While modern medicine has a very well established system of clinical research which insists on evidence-based methodology, traditional medicine has not developed its own system of research, despite of its length of existence and unreceding popularity. Since there are still many problem areas in modern medicine, and traditional medicine possesses good records of efficacy in those areas, it is natural that experts in both areas should collaborate in a proper exploration to put traditional medicine into popular utilisation. One way of achieving this is to follow the requirements of modern clinical trials as much as possible. Obvious obstacles include the uncertain origin of supply of herbs and the inconsistency of their quality, manufacturing of convenient products (which has improved) and methodology for clinical trials. One practical way in pursuing this joint venture is to apply the efficacy-driven approach, which suggests the following: i) Using a simple herbal formula to try solving one difficult clinical problem and start an evidence-based clinical trial using methodology acceptable to standard clinical trials i.e., one which is randomised and placebo-controlled; ii) Organising parallel laboratory experiments to understand the mode of action; iii) Making sure that the quality of herbs or their extracts are of the best standard; and iv) Optimising the formula, once it is proven efficacious in a clinical trial, to give an upgraded product.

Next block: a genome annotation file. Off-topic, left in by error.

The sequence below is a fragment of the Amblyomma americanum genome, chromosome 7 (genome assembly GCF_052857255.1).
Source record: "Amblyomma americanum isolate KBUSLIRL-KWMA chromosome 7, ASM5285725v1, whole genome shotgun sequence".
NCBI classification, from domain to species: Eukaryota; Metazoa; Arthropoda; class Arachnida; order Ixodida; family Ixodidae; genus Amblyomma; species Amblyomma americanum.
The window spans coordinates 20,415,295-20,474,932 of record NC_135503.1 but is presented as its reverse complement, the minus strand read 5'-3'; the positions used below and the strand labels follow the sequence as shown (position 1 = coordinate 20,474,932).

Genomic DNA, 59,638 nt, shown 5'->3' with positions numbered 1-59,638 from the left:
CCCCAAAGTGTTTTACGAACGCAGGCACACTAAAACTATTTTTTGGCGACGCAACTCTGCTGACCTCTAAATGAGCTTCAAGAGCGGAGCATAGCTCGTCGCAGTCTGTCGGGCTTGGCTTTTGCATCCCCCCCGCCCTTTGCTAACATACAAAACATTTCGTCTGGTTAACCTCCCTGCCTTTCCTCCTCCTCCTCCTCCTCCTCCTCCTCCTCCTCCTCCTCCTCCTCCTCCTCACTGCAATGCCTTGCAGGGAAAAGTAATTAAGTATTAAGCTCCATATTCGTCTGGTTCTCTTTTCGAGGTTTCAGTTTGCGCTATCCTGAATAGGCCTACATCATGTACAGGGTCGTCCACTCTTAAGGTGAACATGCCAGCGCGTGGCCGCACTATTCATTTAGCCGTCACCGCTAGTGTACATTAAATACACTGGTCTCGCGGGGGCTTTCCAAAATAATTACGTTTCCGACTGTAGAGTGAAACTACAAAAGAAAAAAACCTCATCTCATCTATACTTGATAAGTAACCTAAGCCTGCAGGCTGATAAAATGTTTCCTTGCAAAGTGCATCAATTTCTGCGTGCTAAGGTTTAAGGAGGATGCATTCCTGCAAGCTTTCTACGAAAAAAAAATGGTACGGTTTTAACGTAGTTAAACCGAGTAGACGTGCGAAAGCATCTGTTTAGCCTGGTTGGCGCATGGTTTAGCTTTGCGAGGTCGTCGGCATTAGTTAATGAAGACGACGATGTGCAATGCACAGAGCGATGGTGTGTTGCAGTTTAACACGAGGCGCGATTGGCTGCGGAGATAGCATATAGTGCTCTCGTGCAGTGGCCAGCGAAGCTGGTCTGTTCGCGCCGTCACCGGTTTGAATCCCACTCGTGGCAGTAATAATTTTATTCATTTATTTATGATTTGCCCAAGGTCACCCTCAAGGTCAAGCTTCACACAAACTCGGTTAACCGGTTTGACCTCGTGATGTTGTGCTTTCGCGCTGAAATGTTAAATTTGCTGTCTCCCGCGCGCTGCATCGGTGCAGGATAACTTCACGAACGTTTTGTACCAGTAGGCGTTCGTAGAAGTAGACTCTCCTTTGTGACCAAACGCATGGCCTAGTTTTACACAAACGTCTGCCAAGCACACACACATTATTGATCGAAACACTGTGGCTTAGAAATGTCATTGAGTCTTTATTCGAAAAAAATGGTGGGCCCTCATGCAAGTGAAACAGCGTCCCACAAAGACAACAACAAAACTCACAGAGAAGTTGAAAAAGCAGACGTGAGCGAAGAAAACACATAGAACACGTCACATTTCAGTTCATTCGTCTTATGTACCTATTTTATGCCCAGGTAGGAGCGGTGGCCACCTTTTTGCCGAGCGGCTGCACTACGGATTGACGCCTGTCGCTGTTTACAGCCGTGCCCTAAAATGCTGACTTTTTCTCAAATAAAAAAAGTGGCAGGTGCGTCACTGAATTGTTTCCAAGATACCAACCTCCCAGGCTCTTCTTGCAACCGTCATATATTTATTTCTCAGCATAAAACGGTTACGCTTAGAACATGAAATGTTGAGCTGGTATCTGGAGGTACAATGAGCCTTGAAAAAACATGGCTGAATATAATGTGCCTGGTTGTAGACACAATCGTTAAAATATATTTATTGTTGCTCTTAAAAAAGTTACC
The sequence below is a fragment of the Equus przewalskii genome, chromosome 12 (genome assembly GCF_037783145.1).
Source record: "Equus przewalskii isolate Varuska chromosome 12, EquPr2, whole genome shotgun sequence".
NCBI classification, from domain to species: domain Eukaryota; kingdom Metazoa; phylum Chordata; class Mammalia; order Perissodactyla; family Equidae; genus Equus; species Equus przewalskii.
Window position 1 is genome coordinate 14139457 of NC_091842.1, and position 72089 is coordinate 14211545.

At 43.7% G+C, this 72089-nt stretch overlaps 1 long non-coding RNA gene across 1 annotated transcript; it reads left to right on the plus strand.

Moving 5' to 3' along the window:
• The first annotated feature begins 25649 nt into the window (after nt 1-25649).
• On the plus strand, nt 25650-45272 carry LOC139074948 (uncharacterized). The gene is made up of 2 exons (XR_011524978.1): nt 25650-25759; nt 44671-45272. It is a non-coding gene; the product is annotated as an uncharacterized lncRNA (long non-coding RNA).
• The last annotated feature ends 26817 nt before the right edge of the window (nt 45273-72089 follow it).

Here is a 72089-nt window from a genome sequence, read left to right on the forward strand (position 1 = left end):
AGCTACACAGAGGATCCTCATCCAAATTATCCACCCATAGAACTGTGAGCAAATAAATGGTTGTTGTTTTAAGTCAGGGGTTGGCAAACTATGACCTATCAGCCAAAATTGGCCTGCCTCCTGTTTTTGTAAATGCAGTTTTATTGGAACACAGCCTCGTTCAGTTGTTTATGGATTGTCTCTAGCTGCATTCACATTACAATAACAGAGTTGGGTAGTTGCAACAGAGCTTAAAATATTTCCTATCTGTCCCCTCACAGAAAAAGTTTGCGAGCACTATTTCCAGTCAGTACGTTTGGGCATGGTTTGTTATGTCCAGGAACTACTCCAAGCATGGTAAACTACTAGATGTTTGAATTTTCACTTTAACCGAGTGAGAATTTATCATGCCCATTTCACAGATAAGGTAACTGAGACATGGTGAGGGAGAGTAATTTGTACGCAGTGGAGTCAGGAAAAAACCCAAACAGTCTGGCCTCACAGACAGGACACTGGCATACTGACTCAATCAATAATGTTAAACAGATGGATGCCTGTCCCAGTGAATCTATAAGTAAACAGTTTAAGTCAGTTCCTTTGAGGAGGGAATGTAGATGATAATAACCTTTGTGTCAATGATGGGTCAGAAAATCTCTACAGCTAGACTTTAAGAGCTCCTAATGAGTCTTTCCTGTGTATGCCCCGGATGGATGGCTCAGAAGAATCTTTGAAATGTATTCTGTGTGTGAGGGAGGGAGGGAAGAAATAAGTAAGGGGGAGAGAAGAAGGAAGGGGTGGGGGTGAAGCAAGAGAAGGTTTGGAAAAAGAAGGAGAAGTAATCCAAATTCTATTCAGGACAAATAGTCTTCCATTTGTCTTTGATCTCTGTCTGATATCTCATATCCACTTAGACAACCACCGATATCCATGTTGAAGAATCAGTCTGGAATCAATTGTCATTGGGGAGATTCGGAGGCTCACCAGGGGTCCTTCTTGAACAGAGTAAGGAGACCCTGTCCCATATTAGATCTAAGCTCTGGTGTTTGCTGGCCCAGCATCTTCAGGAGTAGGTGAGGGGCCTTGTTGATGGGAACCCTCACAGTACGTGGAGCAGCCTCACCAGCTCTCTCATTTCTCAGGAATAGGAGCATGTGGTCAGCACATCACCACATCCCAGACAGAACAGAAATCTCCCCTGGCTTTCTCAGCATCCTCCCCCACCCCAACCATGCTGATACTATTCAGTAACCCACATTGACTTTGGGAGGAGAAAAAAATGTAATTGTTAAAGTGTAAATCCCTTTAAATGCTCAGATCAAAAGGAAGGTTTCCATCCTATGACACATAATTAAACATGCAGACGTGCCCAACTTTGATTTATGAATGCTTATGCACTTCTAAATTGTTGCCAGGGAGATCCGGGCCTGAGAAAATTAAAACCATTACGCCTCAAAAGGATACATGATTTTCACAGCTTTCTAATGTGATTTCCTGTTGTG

Chinese medicine individualises its treatment plan and practice and refutes any general law. Therefore, Chinese medicine practitioners do not have the tradition of research.
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